21 July 2018 - 05:56 PM
What Impact Has US Foreign Policy Had On Pakistan?
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Land Of Contradictions

The United States has a longstanding relationship with Pakistan. At the beginning of the Cold War, the United States strategically allied with Pakistan. The South Asian country maintained its distance from the Soviet Union, unlike India.

A street decorated with flags of political parties ahead of Pakistan's general elections, in the Lyari neighborhood of Karachi.

In a geopolitical climate that seemed unfavorable at the time, the United States first began forging those ties through the 1954 ‘Mutual Defense’ security agreement. Soon after, the United States gave Pakistan nearly US$2.5 billion in economic aid and US$700 million in military assistance.

"Pakistan became America's protégé, firmly supporting its fight to contain Communism," writes Lawrence Wright in the New Yorker. The benefits for Pakistan soon became apparent: during the 1960s, its economy was exemplary. India, by contrast, became a byword for 'basket case.'

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Fifty years later, what was the result of the experiment? Pakistan had produced some of the world's most powerful terrorist groups, destined to set their sights on the United States.

"Pakistan... is one of the most anti-American countries in the world, and a covert sponsor of terrorism," Wright concludes. "Politically and economically, it verges on being a failed state.

"And despite Pakistani avowals to the contrary, America's worst enemy, Osama bin Laden, had been hiding there for years – in strikingly comfortable circumstances – before U.S. commandos finally tracked him down and killed him.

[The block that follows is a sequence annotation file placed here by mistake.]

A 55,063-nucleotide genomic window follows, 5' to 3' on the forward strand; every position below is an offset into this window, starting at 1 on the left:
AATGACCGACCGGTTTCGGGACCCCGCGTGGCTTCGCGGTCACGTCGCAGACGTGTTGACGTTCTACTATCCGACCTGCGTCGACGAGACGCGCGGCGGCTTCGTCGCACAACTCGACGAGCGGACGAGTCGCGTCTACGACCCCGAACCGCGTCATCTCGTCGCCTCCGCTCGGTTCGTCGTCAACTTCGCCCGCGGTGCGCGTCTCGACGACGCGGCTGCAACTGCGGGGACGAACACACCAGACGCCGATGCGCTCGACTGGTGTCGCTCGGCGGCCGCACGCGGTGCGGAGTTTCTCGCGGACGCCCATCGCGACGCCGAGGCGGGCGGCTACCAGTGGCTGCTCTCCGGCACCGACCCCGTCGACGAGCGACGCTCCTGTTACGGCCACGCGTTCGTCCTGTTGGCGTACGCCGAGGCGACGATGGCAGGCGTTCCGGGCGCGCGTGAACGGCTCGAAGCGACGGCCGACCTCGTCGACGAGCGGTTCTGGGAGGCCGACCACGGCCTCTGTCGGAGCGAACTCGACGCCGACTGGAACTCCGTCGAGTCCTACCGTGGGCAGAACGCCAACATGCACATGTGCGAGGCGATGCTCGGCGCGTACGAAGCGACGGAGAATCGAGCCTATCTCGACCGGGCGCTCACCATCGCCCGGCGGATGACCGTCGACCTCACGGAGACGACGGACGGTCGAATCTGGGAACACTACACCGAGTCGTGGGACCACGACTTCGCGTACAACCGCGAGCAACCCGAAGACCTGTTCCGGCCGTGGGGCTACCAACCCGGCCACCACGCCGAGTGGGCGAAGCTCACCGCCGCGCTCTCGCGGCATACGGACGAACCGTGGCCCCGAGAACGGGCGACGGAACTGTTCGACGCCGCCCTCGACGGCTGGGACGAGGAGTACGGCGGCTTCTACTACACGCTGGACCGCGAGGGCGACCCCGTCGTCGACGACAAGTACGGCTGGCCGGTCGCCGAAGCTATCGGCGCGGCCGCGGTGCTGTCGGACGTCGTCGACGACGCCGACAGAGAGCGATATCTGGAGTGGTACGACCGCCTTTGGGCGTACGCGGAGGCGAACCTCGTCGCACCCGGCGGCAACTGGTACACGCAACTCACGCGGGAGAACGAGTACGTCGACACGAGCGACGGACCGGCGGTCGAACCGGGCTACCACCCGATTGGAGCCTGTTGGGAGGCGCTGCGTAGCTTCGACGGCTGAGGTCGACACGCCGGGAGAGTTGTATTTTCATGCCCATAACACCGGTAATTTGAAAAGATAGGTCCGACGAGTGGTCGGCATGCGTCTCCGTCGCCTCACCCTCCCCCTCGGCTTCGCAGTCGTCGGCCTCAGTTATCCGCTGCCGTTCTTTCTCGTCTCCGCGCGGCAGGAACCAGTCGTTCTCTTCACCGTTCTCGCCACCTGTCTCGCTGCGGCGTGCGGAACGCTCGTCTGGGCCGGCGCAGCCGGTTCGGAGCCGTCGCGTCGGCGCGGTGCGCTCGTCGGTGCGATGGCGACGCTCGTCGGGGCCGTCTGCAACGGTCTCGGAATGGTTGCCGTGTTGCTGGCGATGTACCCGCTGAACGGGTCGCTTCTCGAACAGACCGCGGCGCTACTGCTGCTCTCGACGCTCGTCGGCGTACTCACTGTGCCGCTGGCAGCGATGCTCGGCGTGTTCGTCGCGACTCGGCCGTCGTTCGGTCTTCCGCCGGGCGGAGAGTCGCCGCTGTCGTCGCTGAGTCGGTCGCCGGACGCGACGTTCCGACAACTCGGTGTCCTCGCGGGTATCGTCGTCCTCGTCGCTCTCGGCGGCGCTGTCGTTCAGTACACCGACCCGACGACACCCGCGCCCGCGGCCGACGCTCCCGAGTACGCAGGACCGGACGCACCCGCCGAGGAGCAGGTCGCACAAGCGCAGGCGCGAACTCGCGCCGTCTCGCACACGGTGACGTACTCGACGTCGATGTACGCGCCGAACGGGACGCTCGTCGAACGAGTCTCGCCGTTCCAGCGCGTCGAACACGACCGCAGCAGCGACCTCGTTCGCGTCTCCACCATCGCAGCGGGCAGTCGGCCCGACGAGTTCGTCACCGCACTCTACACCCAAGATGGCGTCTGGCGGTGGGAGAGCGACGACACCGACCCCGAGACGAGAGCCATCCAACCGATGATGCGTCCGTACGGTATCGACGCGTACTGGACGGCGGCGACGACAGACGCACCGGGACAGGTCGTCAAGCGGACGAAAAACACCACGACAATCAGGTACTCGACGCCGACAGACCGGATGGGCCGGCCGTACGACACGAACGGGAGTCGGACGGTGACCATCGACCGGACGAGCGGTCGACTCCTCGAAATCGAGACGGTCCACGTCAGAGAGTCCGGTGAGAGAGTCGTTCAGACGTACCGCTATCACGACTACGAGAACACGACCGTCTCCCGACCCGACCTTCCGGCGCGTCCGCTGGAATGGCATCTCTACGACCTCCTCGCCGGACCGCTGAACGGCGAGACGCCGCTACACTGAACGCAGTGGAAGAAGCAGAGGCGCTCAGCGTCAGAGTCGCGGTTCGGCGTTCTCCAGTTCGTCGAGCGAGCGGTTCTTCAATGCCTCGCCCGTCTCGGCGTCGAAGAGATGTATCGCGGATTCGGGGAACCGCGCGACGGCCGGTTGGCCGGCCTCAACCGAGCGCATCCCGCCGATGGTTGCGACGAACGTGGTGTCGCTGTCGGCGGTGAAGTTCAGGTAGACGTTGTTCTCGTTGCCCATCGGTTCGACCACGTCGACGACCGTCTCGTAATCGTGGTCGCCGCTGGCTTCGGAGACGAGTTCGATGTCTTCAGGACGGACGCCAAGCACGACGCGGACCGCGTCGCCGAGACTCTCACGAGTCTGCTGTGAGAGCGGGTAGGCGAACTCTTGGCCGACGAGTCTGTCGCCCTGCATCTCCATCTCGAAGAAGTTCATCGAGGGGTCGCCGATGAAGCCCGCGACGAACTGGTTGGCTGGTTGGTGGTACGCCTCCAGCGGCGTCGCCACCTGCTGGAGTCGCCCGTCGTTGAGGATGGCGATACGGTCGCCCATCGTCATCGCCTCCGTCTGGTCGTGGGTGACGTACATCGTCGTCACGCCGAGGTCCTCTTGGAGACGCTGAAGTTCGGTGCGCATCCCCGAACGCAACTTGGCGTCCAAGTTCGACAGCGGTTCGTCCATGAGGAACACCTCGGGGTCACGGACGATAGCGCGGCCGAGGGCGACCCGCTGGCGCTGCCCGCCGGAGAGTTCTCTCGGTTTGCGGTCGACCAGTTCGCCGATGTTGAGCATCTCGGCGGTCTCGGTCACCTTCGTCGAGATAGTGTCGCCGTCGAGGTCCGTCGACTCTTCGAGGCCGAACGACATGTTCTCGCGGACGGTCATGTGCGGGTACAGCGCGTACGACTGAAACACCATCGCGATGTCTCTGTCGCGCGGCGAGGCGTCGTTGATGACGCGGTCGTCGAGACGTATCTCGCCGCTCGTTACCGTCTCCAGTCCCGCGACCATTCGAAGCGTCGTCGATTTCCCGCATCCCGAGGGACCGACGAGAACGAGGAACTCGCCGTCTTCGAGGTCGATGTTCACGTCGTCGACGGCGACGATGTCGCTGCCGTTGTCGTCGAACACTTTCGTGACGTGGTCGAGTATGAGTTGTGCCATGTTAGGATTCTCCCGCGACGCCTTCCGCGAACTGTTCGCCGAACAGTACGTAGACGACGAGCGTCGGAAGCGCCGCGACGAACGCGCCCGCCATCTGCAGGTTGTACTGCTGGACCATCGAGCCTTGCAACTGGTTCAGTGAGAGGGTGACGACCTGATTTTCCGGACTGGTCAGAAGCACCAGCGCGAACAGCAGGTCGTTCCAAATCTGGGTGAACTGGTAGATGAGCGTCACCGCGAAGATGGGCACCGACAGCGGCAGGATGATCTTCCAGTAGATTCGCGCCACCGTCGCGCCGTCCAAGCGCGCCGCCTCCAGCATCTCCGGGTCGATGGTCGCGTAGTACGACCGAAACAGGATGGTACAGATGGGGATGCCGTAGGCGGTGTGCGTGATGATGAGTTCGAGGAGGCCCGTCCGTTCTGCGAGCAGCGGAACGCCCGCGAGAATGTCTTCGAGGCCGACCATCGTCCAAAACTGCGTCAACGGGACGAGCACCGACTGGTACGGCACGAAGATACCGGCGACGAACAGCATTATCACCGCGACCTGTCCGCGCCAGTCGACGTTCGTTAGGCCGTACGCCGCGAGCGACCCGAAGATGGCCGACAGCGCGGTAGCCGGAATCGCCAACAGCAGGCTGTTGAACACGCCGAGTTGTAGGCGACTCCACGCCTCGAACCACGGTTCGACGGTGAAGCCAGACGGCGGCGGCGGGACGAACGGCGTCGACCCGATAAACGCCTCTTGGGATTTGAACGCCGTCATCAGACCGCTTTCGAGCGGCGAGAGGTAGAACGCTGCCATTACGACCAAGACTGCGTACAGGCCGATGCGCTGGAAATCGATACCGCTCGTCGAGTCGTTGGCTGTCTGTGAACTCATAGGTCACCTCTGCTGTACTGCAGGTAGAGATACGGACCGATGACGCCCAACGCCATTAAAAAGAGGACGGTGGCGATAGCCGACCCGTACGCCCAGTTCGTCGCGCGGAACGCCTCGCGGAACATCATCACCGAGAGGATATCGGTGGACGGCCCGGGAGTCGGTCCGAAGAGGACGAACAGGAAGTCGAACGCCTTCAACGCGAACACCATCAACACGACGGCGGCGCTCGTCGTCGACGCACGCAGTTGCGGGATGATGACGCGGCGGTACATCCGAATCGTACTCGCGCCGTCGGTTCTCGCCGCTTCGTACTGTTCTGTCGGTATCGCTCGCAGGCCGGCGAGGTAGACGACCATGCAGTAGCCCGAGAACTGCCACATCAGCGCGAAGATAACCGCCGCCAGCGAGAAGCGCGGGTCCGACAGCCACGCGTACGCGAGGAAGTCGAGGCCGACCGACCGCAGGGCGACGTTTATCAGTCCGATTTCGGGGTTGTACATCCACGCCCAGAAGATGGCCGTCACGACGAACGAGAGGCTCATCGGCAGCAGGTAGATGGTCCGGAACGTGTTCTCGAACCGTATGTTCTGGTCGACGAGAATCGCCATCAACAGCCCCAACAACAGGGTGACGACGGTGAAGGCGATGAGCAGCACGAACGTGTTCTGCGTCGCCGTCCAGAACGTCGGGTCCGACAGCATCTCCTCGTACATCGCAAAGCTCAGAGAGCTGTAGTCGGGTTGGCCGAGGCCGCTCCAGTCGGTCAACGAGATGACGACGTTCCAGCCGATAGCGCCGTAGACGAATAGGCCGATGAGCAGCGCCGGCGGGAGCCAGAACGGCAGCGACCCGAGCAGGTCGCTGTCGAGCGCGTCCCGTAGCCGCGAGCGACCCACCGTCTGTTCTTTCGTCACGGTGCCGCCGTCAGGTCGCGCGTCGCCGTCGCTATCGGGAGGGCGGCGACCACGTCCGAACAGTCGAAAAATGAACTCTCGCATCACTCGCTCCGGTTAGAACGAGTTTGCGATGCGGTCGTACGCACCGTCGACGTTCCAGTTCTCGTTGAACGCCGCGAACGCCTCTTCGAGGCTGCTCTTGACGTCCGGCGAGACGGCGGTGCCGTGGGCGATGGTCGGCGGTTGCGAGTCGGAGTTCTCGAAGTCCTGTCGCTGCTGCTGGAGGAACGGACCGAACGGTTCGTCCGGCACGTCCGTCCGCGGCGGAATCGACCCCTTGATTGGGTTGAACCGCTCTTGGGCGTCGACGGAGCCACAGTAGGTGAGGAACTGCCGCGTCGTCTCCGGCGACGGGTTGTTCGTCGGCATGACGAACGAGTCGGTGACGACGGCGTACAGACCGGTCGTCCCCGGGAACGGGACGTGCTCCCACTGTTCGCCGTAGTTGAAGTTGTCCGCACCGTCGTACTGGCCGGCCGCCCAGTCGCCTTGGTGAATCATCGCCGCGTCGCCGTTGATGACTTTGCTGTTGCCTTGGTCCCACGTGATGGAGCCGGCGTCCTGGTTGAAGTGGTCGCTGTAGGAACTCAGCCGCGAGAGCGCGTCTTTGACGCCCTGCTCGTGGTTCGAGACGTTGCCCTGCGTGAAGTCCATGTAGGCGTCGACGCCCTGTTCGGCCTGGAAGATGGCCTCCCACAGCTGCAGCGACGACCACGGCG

"It would be a mistake not to examine the degree to which U.S. dollars have undermined our strategic relationship with Pakistan – and created monstrous contradictions within Pakistan itself."

Demand-Driven Assistance

Christine Fair, a South Asia expert with the Center for Peace and Security Studies at Georgetown University, says some of the U.S. aid did help alleviate issues with poverty and education in Pakistan.

"The original model for economic assistance was 'demand driven' – local groups or governments proposed projects and applied for grants," Fair told the New Yorker. "Aid usually came in the form of matching funds, so that grantees had a stake in the projects.

"Moreover, American specialists presided over the disbursement of these funds and served as managers. That was effective, but we haven't done it for decades."

The year 1979 was a crucial one for Pakistan. With the Cold War peaking, the Soviet 40th Army sent troops to Afghanistan in December to bolster the communist government of the People's Democratic Party of Afghanistan (PDPA) against a growing insurgency.